After Writing

Catherine Pickstock is one of the standard-bearers for the radical orthodoxy movement that I’ve been mulling over, so when I saw After Writing I had to try. Unfortunately, it may be one of the denser books that I’ve read in the last year or so. Essentially, Pickstock argues (as far as I can tell) that language is essentially liturgical and that this allows us to find a way past some of the deadly implications of modern linguistics: its privileging of the written over the oral, its spatialization of time, and its essential necrophilia or desire for absence and the void. She attempts to show the vitally important nature of liturgy in a premodern context through a careful reading of the Roman Rite. (Incidentally, I would be interested to read her analysis of other ancient liturgies, such as liturgy of St Basil but that might make the book even denser.) I’m unable to comment much on this because I’m not sure I understood it at all. Still, I mark it for rereading in a year or so, and hopefully by then it will be more understandable.


What I would really like to talk about is The Warhol, a museum in Pittsburgh devoted to Andy Warhol. While I lack the vocabulary to talk about art intelligently, it still struck me. I visited it for a second time last Friday and was amazed again by Warhol’s artistry and the level to which his vision seems to encompass America.

On the superficial level, Warhol was obsessed with commercializing his work and playing off ideas of commercial art. He came from the world of advertising art and this continued to feed into his silkscreen art, his photography and his videography. He seemed to be obsessed with including themes of price tags, dollar signs, or commercial paraphernalia in his work. He even habitually worked with large corporations, doing “arty” versions of the same advertising that he started out with (cf. the ‘art car’).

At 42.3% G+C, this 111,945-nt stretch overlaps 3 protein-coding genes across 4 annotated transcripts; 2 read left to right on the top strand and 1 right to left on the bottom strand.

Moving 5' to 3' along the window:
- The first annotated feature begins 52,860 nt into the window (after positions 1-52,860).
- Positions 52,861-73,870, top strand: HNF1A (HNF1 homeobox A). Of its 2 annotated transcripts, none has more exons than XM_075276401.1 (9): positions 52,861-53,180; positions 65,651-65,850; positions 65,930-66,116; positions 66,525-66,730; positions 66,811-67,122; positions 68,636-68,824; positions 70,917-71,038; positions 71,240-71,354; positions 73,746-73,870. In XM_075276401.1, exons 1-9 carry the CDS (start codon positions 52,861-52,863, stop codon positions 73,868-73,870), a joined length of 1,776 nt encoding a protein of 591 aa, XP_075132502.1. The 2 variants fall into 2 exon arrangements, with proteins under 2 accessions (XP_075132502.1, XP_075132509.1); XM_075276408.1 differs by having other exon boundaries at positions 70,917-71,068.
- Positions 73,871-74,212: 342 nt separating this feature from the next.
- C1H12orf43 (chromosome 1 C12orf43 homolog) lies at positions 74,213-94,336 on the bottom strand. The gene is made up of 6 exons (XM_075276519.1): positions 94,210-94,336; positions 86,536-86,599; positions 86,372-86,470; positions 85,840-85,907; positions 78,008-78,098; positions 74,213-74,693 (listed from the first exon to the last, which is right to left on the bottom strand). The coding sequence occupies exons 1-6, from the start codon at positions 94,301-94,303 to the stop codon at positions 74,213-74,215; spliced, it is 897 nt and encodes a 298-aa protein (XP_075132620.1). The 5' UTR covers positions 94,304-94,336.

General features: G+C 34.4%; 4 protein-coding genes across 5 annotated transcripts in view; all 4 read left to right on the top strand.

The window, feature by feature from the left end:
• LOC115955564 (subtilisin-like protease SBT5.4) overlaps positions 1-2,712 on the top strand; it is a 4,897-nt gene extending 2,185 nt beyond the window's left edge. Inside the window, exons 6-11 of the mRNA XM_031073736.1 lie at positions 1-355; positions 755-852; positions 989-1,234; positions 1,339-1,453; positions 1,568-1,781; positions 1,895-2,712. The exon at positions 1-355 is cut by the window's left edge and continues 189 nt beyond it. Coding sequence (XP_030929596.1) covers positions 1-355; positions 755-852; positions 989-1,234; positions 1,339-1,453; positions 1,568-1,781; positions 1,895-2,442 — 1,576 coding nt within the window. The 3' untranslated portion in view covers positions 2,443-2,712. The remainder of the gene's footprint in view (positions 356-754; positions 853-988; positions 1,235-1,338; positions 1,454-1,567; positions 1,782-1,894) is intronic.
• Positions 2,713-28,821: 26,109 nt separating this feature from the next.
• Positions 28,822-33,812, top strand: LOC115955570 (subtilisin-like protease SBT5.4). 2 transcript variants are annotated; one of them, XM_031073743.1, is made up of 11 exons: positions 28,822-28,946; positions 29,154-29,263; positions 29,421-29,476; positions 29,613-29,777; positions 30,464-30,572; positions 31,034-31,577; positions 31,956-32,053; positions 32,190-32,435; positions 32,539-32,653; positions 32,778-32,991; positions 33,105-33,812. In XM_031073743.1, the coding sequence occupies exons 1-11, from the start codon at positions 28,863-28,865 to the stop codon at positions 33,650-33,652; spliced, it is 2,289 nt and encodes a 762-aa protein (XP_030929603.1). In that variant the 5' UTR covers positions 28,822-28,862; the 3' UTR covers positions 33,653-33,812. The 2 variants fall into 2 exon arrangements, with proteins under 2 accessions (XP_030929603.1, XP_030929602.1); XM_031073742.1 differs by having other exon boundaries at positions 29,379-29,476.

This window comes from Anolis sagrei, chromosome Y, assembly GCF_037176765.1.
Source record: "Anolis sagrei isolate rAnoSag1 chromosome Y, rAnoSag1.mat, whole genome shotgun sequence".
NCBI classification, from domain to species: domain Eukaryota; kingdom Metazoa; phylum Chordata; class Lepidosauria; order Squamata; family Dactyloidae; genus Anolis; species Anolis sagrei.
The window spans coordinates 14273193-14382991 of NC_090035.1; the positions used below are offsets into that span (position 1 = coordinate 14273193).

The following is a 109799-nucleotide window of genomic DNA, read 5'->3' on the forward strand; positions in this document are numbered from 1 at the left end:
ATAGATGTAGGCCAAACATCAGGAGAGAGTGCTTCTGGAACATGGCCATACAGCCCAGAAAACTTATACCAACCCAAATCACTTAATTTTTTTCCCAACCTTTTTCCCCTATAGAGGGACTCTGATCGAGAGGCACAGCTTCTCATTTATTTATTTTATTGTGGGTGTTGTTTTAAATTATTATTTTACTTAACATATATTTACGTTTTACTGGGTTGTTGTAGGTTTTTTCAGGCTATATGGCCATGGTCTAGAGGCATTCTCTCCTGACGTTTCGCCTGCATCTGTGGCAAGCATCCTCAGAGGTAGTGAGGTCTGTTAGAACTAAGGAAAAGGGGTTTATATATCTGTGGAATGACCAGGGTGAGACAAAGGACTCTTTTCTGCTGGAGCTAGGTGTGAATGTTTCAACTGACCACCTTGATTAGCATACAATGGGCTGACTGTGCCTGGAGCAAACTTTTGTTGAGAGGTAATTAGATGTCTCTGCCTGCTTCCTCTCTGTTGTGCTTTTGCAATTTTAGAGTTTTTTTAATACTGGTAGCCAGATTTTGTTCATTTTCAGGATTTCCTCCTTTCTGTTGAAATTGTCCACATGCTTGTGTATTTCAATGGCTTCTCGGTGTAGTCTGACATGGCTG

Not only was Warhol obsessed with money, he was also obsessed with celebrity. This perhaps goes without saying but we only need to look at his portraits of Jackie Kennedy, Marilyn Monroe and Elvis to see it clearly. Even in his personal life, we see a drive to be famous – to be in the scene and to be seen in the scene.

Warhol was also pretty obviously entranced with the ideas of death, decay, industry, mechanical reproduction and the future. In other words, he was a typical 20th century American intellectual. In the midst of this, however, he preserves an odd sort of joy and piety.

When you’re wandering in the museum, in the middle of a floor devoted to dollar signs, skulls, and weapons, you can happen across his Silver Clouds installation.It comes as such a relief that I couldn’t help but laugh. Here is a joyful and fanciful celebration. You are even allowed to participate in it – shoving the clouds this way and that, or playing with them as you would any other balloon. Its hard to imagine that this and Warhol’s Elvises could come from the same place.

Likewise unexpected is the religious theme in some of Warhol’s works. He did a famous series on the Last Supper in which he shows some really sharp theological chops. The Last Supper (Be a Somebody with a Body) for example, connects the incarnation with the eucharist and with the civil rights struggle in a fantastic way. To say that Christ had a body is to give the flesh value and that necessarily includes the flesh of all people made imago dei. Also, since even the very taking on of flesh by the divine is a mystery, how can we empty out the meaning of the eucharist into a merely symbolic representation. In this and other paintings, Warhol’s catholic roots seem to be clear. I would really love a good book on religion in Warhol’s work:  the only one I was able to find in the Warhol’s book store was going for $132, which is a bit steep for me at the moment.

So, Warhol seems to embody 20th century America. Obsessed with death, money, celebrity, industry and the future and yet displaying a continued exuberence and piety, if only by reflex. If I was sharper and understood Pickstock’s book more, I might call Warhol a pitch-perfect example of the problems of the modern experiment. His work seems to display a driving need and thirst for something deeper with only glimpses of what that deeper thing is. Warhol points to the need for is a properly doxological and liturgical language and anthropology just as much as Pickstock does.